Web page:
Now we know why this adult frogmouth looks so forlorn. It can only look back upon its early life like some classmates you may know who peaked in their youth, and adulthood for them has been nothing but a steady, inexorable coast downhill. As Audrey put it, it's the ugly duckling story in reverse.
Photo source Susinder
But need this be such a sad thing? Sure, I was a lot cuter when I was young, but did I have mediocre blogging skills back then? Of course not - the Internet didn't even exist! Life is better now, what with the being potty trained, being literate, and having a mortgage and stuff.
It'll be all right, Mr. Frogmouth. At least you'll no longer be fed regurgitated bug-gruel. No, you can pluck insects from the air mid-flight now and enjoy their crunchiness without that sour aftertaste of your mother's digestive juices.
Jun 10, 2009
Photo by Dr. Kamarudin Mat-Salleh
I don't post enough on plants, so I thought I'd bring you a parasitic one. Say hello to Balanophora fungosa, a parasite that feeds on tree roots. But at least this plant tries to give back to the world by sprouting blossoms. Each flower stalk bears thousands of female flowers (which resemble grains of dust) but only a couple dozen male flowers.
B. fungosa is on several lists of unwanted plants. I can't find much about what they do to tree roots, but I imagine that they are the tree equivalent of toenail fungus. I'm glad toenail fungus doesn't send up flower stalks.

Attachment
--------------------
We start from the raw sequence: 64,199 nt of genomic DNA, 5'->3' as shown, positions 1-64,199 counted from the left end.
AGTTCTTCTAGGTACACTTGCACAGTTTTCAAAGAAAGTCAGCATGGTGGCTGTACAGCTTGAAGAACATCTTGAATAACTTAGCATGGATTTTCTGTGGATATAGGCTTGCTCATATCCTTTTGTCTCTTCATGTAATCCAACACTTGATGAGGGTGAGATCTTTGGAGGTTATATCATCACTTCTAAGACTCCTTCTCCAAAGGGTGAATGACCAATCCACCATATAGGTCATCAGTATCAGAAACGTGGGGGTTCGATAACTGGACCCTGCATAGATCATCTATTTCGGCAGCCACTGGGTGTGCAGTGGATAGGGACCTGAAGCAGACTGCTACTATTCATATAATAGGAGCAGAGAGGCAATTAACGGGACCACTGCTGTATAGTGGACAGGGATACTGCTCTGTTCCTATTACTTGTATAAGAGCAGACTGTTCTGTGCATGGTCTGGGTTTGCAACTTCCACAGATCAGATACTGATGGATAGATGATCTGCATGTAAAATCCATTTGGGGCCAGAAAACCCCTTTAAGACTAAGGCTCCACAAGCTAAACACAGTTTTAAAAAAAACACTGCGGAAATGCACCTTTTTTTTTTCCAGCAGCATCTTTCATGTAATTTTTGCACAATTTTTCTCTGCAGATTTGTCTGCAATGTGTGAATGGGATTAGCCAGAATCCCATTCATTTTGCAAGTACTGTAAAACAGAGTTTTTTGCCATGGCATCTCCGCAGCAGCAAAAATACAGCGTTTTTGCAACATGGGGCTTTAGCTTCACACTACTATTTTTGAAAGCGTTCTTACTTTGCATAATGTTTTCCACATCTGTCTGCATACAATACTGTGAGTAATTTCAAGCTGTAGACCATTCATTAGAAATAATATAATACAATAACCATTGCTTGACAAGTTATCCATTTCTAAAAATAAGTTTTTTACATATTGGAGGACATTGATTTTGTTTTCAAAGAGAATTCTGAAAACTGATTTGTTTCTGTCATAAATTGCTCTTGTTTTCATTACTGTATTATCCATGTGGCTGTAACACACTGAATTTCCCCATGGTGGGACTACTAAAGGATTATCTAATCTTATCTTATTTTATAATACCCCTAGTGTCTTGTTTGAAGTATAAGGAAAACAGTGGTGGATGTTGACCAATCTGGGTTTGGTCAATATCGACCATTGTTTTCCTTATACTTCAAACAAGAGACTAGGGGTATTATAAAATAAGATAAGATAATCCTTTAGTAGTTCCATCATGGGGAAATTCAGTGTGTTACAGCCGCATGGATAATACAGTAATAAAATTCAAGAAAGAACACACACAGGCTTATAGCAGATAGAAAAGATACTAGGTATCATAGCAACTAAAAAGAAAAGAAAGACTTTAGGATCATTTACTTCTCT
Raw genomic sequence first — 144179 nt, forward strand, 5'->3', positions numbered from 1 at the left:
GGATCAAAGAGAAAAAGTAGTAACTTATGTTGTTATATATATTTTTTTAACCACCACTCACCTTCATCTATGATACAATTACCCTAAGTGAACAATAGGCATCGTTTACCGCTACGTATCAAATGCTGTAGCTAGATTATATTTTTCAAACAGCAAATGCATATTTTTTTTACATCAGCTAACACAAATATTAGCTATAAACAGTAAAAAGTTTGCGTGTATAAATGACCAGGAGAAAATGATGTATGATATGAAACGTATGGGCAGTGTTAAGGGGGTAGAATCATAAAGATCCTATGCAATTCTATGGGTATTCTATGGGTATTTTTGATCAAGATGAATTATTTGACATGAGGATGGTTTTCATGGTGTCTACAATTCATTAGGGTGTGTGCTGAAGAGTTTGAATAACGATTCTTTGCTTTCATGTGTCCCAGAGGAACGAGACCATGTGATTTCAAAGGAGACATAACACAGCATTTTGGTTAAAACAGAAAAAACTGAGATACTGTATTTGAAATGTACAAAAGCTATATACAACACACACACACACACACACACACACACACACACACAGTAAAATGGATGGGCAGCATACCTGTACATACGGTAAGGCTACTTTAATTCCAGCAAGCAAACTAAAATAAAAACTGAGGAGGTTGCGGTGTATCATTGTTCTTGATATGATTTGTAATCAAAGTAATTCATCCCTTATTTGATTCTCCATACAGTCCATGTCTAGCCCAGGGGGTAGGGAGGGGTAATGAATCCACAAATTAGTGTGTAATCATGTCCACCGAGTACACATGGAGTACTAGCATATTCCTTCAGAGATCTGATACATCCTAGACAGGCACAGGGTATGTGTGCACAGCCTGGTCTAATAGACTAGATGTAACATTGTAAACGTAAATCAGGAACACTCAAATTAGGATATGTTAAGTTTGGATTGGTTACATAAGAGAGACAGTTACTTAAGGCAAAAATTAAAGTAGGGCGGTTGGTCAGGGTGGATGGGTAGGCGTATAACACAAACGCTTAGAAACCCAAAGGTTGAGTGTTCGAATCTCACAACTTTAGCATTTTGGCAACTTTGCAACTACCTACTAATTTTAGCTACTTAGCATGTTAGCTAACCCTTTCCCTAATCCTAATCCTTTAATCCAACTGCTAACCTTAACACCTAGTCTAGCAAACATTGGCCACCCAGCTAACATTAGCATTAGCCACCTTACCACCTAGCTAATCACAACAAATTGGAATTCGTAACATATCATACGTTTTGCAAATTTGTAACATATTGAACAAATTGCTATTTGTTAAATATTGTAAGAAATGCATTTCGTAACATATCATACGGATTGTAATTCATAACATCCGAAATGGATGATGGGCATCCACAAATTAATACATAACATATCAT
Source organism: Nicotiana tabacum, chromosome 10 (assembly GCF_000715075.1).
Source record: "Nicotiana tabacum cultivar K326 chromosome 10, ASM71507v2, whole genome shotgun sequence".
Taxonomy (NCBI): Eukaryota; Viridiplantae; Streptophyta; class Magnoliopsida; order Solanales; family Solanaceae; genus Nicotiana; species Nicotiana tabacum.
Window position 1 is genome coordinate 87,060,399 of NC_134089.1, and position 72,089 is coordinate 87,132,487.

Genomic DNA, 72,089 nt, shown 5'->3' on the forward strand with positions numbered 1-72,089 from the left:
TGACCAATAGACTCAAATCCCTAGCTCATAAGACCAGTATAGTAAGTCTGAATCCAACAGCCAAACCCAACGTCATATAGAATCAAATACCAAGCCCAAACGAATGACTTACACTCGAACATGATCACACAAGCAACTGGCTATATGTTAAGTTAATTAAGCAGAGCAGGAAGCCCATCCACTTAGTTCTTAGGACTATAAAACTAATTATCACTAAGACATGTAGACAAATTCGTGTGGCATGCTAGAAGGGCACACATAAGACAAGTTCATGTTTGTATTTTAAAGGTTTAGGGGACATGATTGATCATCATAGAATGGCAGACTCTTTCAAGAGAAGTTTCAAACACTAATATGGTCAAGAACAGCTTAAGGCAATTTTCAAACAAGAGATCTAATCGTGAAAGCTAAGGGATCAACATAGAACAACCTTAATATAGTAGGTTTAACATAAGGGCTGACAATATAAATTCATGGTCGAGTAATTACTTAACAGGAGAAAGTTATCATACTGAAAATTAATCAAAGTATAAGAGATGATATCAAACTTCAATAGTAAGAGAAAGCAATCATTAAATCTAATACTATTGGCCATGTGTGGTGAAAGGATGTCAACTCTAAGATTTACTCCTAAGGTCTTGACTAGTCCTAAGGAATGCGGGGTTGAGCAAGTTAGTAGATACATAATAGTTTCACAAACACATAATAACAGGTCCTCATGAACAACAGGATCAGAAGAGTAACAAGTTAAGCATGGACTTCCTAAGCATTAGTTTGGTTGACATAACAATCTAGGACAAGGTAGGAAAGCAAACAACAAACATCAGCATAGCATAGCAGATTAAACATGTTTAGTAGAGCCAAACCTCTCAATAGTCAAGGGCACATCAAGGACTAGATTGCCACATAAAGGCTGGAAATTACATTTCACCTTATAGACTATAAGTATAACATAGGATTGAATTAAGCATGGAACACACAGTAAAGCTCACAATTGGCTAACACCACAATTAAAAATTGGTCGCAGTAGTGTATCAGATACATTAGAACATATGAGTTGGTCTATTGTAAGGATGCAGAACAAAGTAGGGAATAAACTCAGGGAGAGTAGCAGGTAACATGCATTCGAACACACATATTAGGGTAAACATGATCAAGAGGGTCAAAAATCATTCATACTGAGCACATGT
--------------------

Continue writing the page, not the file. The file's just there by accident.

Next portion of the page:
Jun 9, 2009
The only thing better than a sea cucumber is a swimming sea cucumber (Enypniastes eximia). These echinoderms have fins where their feet should be, and they use said fins to help them undulate and wobble across the sea bed in search of food.
The swimming sea cucumber might almost be dismissed as a balloon animal, were it not for the blood-filled viscera, that unsightly length of intestine running through it's middle.
Thanks for the swimming sea cucumber, Jelo.
Jun 8, 2009
Here are a few shots of a lappet-faced vulture chick taken from its nest in Etosha, Namibia, for the purposes of taking a blood sample and tagging.
Though the lappet-faced vulture is the largest of the Old World vultures, and is known for its aggression and belligerence, the chicks were remarkably docile. So much so that they didn't fight being extracted from their nest (last photo) and didn't even balk at having their blood drawn (middle photo). In fact, they just laid down through the whole ordeal (first photo), and didn't make any attempts to escape, despite not being restrained.
I've had two children who were particularly docile and easy-going in their infancy. Both have since become the two scrappiest spitfires of the brood. Maybe a child or vulture whisperer could weigh in on the psychology of that.
Photos by Carrie Cizauskas
Jun 7, 2009
Like the superhero inspired by this creature, this bat has a variety of tools at its disposal. It's got the ears, jaws, brain pan, and nasal array for transmitting and receiving echolocation signals, the wings for flapping about, claws, etc. It's also got another tool of which most bats can't boast: suction cups on their thumbs and hind feet. How handy (literally).
The suction cups (adhesive organs) with which the sucker-footed bat (Myzopoda aurita) is endowed allows it to perch on and scale up a wide variety of otherwise treacherous vertical surfaces. Though most of the endemic wildlife of Madagascar is under threat (with only 8% of its original forest left intact), this particular bat is of least concern, since it has adapted itself well to urban and suburban living.
Tools and adaptation at work, people. Batman would be so proud.